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Combine Watch List: The top six linebackers

Doug Farrar
Shutdown Corner

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Rolando McClain (Alabama):
The leader of the Crimson Tide's dominant defense, McClain brings a mental strength to the game that takes his physical gifts to another level. He's a film rat, which shows on the field in his ability to read and react very quickly. He's great at sifting through trash and getting to the ballcarrier at the first level. Pass defense is not a specific strength, but at 6-foot-4 and 260, teams will be looking more for his ability to translate his "thumper" ability to the NFL. If he doesn't have a ginormous nose tackle crunching up the gaps as he did in college, there may be concerns about his ability to take on first-strike blockers and still make plays.

Brandon Spikes (Florida): Spikes' primary asset is his speed off the blocks -- for a 6-foot-3, 256-pound man, his burst to the line is terrific. He also has the change of direction needed to right himself against agile ballcarriers - even when he doesn't sniff out misdirection, he can recover to stomp it out. Better in pass coverage than you'd expect for his size, and with a nasty streak a mile wide (something he'll have to watch in the NFL), Spikes can be legitimately compared to his cousin, Takeo Spikes(notes), who has played 12 years in the NFL.

Daryl Washington (TCU): At 6-foot-2 and 226 pounds, Washington struggles to release from power blocks, and he can be washed out in space by a pulling lineman. However, the caveat is -- if you can catch him. With legit 4.5 speed, tremendous range from side to side, and great blitzing ability, he might be best used as a pursuit specialist in a 3-4 defense. He might be able to take the strong side in a 4-3, but like Julian Peterson(notes) (who he reminds me of), Washington could be the beneficiary of a creative defensive coordinator and used in many different ways.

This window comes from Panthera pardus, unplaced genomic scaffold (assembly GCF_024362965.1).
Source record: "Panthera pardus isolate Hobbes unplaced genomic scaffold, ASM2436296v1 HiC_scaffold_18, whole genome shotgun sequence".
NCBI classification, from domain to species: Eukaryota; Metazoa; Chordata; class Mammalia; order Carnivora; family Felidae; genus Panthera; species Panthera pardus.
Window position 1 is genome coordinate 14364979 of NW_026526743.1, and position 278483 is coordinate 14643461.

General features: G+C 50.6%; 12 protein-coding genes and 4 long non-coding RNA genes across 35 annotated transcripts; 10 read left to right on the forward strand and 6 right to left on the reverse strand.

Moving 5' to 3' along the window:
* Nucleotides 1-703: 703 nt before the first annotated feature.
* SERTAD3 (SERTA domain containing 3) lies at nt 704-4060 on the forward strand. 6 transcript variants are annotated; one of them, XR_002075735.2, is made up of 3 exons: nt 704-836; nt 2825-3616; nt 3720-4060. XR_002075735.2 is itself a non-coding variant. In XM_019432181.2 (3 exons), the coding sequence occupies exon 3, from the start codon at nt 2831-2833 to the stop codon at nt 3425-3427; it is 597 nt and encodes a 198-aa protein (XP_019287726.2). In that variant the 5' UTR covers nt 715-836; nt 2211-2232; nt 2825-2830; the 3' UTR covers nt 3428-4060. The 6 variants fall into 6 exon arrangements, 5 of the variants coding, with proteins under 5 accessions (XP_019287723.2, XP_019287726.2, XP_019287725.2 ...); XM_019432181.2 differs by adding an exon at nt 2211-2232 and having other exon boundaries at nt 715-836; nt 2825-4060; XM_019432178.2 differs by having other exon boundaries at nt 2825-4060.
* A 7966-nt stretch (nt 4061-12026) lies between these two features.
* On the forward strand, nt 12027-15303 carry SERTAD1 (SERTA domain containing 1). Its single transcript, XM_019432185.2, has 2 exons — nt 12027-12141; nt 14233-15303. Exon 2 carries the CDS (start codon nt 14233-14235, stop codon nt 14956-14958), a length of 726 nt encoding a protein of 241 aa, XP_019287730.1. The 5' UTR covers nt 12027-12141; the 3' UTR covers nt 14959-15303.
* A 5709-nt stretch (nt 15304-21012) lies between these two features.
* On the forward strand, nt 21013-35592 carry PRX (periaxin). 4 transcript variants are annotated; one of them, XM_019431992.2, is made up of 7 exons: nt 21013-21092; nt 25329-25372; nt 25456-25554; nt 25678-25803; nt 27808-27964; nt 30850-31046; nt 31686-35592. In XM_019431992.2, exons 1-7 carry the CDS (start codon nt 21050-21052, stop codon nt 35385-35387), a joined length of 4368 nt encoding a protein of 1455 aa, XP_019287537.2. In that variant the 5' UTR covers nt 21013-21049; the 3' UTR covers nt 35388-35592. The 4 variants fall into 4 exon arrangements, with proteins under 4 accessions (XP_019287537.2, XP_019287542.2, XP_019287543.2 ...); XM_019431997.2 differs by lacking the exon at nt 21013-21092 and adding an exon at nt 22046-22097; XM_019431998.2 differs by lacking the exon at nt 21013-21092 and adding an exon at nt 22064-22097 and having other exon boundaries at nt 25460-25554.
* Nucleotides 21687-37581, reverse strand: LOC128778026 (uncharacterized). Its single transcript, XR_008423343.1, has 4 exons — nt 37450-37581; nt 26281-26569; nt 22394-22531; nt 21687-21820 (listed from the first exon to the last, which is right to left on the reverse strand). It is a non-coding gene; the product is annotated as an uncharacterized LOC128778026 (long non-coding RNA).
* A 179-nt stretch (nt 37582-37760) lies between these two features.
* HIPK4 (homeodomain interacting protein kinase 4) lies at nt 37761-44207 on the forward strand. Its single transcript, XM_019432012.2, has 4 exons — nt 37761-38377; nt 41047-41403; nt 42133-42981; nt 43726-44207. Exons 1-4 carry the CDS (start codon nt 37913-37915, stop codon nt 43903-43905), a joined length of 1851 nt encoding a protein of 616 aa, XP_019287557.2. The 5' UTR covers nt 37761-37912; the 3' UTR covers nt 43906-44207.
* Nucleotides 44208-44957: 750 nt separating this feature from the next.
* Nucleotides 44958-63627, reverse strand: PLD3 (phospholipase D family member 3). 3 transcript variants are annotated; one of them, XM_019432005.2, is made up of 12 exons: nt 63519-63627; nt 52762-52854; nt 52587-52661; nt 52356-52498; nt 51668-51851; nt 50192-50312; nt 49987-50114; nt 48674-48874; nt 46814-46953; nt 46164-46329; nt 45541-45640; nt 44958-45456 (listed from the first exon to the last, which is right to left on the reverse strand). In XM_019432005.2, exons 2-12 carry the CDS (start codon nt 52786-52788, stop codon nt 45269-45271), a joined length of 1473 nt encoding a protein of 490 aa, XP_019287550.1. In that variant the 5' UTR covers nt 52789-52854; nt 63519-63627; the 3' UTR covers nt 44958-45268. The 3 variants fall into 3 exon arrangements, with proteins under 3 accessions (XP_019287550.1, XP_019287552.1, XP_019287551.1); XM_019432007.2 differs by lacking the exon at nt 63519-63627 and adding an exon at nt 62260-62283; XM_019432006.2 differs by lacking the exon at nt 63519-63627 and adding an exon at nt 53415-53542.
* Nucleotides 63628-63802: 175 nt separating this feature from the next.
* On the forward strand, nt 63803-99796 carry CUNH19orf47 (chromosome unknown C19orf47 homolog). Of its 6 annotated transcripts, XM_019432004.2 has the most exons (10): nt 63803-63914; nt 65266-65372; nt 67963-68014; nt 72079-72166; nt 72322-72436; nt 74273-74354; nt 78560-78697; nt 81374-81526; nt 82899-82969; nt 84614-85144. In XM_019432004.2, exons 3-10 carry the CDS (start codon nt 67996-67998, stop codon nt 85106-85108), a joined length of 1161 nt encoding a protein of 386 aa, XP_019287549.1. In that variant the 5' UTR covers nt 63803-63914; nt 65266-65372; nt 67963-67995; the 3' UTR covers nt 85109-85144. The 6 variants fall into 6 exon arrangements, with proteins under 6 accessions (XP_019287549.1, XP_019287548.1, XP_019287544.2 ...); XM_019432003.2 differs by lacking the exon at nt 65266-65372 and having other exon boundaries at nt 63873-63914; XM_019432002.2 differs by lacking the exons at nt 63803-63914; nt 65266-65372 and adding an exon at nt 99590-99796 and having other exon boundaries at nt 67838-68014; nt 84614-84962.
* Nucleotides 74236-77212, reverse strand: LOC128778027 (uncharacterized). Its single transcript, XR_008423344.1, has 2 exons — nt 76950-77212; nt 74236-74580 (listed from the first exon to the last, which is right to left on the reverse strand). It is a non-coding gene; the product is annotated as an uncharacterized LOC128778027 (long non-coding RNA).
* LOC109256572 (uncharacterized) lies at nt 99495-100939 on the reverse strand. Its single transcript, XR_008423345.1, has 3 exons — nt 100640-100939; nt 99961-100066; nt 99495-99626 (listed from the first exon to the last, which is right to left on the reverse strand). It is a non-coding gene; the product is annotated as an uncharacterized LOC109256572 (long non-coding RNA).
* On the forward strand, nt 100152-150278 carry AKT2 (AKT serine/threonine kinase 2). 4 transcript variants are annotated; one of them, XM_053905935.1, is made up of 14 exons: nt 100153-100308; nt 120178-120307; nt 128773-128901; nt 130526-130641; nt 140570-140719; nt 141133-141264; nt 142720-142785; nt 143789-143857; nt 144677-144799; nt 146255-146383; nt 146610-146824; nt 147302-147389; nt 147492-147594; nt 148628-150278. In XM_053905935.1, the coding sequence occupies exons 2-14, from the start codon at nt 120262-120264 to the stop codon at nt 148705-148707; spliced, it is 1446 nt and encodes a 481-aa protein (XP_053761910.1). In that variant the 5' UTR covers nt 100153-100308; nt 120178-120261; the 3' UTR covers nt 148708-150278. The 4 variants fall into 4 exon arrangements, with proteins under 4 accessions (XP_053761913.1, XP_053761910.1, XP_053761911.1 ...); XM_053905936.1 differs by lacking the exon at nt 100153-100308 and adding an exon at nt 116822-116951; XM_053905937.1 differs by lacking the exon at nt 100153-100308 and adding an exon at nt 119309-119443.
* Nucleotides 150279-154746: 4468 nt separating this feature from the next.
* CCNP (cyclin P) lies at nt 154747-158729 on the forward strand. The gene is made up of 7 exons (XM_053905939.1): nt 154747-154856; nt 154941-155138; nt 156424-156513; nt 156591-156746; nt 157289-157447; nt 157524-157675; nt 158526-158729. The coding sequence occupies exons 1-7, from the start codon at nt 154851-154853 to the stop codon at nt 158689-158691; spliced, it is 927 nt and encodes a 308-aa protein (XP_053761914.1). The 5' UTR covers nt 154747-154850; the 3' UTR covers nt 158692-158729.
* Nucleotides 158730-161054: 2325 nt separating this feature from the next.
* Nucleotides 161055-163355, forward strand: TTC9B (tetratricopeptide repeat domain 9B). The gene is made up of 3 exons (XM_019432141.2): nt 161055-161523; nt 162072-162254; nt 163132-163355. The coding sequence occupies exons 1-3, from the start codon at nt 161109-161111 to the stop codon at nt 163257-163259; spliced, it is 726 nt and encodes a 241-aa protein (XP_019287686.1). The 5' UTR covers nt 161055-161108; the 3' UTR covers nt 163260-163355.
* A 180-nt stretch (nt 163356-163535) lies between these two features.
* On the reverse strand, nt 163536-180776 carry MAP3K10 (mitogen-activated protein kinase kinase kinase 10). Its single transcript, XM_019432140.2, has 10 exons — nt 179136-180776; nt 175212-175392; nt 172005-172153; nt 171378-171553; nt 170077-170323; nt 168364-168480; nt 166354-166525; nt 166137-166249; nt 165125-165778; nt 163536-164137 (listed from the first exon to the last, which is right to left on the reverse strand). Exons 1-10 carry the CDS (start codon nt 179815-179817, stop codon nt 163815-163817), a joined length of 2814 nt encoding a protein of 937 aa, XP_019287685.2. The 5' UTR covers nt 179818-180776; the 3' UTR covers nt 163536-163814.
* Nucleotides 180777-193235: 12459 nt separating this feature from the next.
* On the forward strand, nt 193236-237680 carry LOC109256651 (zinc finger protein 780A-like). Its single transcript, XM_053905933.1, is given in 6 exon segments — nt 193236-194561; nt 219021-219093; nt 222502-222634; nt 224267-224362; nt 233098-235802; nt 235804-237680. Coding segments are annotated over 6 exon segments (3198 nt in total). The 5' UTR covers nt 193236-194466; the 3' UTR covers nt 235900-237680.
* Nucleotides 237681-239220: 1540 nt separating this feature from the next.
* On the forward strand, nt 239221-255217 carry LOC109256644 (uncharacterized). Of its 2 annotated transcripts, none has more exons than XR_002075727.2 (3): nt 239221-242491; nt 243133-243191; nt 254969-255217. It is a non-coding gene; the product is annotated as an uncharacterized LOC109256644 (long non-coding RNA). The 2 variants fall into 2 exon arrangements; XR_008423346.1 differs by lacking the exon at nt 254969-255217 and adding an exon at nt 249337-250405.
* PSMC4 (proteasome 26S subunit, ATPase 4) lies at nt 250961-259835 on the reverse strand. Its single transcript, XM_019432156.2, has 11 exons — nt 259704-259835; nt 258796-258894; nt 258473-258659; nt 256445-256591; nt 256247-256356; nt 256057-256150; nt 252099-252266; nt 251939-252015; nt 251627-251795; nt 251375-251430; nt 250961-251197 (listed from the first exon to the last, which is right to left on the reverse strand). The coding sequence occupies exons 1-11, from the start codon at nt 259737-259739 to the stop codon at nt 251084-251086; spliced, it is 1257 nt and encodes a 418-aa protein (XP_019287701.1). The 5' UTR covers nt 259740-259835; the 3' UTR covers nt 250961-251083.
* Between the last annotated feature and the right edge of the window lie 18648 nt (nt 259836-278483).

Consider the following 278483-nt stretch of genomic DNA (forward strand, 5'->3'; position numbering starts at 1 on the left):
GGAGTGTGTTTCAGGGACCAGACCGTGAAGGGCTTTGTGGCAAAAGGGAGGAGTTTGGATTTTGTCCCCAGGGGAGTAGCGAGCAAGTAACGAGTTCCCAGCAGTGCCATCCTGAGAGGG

Ricky Sapp (Clemson):
Though he's tagged as an outside linebacker, Sapp could easily be classified as a pass-rushing defensive end. He would seem to be a natural in that role with his dominant first-step quickness. Where he'll have to convince the NFL is in his medical checks -- he suffered several injuries at Clemson -- and his ability to handle certain fundamentals. Sapp has demon speed off the line, but he was wash himself out of plays too easily at times. At 6-foot-4 and 248 pounds, he'll either need to bulk up or lose the notion of any 4-3 outside stuff.

Sergio Kindle (Texas): Kindle is a guided missile, especially in the pass rush; off the edge, he's got great turn speed and hand moves to separate from blockers. He plays too high at times and will need to learn to "dip" when he turns at the NFL level, or he'll get stood up too often. Off-field issues will have to be dealt with -- in 2009, Kindle ran his car into an apartment building because he was "texting while driving" Surely, a lesson for us all.

Sean Weatherspoon (Missouri): Weatherspoon greatly impressed the Detroit Lions' coaching staff at the Senior Bowl when he was on the North team. Head coach Jim Schwartz and defensive coordinator Gunther Cunningham tried him at every possible linebacker position during the week of practice. At 6-foot-1 and 241 pounds, he will face the same size debits that have plagued Zach Thomas(notes), Derrick Brooks(notes) and Lofa Tatupu(notes), but he's got the ability to transcend them as his predecessors did. Teams that require their linebackers to fight off initial blocks may balk at his relative inability to shed, but defenses that put tackles at the point to create lanes will love his style.

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